SUMMARY OF THE INVENTION

In view of the above, it is an object of the present invention to provide a semiconductor memory device capable of reducing skew in data transfer and speeding up an operational frequency without being restricted by positions of data inputting and outputting pads and of reducing an area of the semiconductor memory device by arranging global input and output lines in a distributed manner.

According to a first aspect of the present invention, there is provided a semiconductor memory device including:

at least one piece of a memory cell array;

a plurality of sub-banks having a plurality of main amplifiers being placed in a vicinity of the memory cell array and being used to amplify data read from the memory cell array;

a plurality of data inputting and outputting pads arranged according to predetermined specifications in a wiring space placed among the plurality of the sub-banks;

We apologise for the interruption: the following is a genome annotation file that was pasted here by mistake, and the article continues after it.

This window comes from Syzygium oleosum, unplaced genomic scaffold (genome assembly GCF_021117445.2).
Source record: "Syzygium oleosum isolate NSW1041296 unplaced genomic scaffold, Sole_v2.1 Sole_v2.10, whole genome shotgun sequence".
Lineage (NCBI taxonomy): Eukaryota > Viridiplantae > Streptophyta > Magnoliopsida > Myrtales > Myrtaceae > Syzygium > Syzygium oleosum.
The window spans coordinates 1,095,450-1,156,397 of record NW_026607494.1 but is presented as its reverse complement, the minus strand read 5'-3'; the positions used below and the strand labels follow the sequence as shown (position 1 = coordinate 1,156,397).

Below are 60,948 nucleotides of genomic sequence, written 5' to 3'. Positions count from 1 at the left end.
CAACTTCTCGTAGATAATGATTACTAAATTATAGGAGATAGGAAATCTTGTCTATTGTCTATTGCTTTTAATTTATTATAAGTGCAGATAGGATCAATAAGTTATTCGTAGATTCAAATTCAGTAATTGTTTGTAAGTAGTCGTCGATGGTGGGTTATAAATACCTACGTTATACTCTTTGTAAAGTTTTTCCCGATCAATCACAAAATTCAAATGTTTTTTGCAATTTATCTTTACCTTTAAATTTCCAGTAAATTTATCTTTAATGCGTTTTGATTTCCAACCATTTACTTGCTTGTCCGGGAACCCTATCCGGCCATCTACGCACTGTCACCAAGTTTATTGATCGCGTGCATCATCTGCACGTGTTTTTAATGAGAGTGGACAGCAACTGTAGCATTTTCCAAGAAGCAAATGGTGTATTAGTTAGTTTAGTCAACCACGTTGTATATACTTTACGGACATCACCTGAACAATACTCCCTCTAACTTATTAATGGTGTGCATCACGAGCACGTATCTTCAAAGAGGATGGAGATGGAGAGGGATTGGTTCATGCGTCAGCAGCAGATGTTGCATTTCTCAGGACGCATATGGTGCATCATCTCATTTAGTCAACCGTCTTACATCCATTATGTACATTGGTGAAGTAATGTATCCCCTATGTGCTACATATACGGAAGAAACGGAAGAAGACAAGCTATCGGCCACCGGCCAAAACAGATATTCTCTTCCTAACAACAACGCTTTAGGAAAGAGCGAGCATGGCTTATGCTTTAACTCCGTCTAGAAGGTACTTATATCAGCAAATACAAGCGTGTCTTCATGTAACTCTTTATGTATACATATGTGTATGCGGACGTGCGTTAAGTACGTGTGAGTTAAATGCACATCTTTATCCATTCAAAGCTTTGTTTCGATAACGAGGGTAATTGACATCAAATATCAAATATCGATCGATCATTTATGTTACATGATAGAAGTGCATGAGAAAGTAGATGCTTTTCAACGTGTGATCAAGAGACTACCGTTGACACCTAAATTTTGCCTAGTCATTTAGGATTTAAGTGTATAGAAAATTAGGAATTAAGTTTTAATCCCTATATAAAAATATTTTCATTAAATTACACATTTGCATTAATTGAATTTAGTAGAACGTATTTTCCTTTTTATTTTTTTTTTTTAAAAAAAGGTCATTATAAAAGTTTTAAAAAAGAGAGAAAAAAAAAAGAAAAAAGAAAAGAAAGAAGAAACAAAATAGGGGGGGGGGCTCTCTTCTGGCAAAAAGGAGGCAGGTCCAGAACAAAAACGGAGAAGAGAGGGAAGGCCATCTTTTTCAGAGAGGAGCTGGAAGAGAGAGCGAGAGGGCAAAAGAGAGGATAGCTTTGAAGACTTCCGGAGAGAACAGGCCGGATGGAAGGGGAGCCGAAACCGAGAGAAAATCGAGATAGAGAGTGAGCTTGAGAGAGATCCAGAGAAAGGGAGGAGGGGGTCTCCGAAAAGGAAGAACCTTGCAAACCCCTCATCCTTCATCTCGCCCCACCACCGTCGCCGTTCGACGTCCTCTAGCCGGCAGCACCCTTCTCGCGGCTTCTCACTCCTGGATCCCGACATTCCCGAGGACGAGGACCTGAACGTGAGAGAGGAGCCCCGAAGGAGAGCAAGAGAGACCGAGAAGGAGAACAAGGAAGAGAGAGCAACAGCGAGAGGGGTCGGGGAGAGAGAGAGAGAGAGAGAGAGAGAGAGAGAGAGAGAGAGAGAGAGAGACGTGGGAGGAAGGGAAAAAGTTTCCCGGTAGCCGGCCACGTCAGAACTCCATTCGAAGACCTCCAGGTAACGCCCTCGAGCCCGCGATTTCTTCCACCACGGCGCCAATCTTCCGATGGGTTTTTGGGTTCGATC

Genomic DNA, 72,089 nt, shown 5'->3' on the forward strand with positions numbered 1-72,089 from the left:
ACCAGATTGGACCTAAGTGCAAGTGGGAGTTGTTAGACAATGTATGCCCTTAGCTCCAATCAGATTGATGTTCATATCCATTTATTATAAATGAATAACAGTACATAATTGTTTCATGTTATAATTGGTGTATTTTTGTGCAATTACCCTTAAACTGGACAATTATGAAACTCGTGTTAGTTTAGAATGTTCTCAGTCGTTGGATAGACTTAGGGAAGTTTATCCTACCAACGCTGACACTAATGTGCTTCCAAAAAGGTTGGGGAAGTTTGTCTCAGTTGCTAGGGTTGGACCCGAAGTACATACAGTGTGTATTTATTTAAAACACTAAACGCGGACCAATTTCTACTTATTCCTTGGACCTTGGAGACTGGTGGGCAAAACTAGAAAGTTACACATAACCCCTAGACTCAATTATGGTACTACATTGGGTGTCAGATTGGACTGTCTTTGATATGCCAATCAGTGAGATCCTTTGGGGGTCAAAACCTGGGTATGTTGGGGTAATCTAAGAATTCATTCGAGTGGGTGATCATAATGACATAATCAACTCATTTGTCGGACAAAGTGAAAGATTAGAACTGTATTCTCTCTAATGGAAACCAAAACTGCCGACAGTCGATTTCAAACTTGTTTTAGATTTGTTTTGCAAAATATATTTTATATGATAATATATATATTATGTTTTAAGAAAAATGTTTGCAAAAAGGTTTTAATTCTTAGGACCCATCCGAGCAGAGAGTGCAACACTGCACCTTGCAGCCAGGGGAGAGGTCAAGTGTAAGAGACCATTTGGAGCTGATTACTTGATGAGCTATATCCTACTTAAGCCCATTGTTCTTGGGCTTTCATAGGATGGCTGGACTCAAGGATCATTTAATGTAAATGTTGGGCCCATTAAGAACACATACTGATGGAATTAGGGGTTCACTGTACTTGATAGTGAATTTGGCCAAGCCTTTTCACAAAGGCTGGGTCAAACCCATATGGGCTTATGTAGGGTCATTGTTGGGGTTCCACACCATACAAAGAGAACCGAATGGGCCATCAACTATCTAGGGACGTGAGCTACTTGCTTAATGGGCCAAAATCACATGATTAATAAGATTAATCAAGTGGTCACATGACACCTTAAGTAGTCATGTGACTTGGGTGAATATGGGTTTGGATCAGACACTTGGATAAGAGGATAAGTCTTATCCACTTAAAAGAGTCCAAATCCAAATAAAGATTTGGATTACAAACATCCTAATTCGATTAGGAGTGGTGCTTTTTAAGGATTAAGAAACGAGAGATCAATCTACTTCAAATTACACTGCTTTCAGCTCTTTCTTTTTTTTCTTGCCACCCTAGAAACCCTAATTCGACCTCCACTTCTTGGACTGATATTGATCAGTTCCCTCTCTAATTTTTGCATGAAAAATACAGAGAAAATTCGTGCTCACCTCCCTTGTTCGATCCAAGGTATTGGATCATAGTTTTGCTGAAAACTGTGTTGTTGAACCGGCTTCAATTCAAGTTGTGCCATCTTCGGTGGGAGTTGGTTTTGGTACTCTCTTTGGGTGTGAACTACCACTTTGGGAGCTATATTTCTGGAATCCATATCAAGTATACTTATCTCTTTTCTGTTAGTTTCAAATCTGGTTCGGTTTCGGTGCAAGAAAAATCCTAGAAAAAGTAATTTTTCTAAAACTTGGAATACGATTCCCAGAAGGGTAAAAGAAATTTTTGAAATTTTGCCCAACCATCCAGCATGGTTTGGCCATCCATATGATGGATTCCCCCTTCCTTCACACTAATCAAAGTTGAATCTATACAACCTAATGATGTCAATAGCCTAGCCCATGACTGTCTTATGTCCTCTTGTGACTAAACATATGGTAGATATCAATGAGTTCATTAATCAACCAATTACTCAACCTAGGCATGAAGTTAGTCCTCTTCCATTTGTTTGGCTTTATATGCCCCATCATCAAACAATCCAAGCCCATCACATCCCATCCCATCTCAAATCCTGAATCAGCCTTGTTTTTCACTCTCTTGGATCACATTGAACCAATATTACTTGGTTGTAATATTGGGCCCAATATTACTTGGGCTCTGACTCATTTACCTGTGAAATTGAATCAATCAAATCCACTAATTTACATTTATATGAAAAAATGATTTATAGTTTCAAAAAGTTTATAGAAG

a plurality of global input and output lines to connect the plurality of the main amplifiers and the plurality of the data inputting and outputting pads; and

wherein the plurality of the sub-banks is divided into a plurality of groups of the sub-banks and the plurality of the data inputting and outputting pads is divided in a manner so as to be corresponded to the plurality of the groups of the sub-banks and wherein the plurality of the main amplifiers belonging to one of the groups of the sub-banks being placed far from a corresponding plurality of the data inputting and outputting pads is arranged in same order as the corresponding plurality of the data inputting and outputting pads, and the plurality of the main amplifiers belonging to an other of the groups of the sub-banks being placed near to a corresponding plurality of data inputting and outputting pads is arranged in order symmetric to an order in which the corresponding plurality of the data inputting and outputting pads is arranged and wherein wiring of the plurality of the global input and output lines is carried out so that the plurality of the global input and output lines is placed in a distributed manner without being concentrated in certain places in each of the groups of the sub-banks.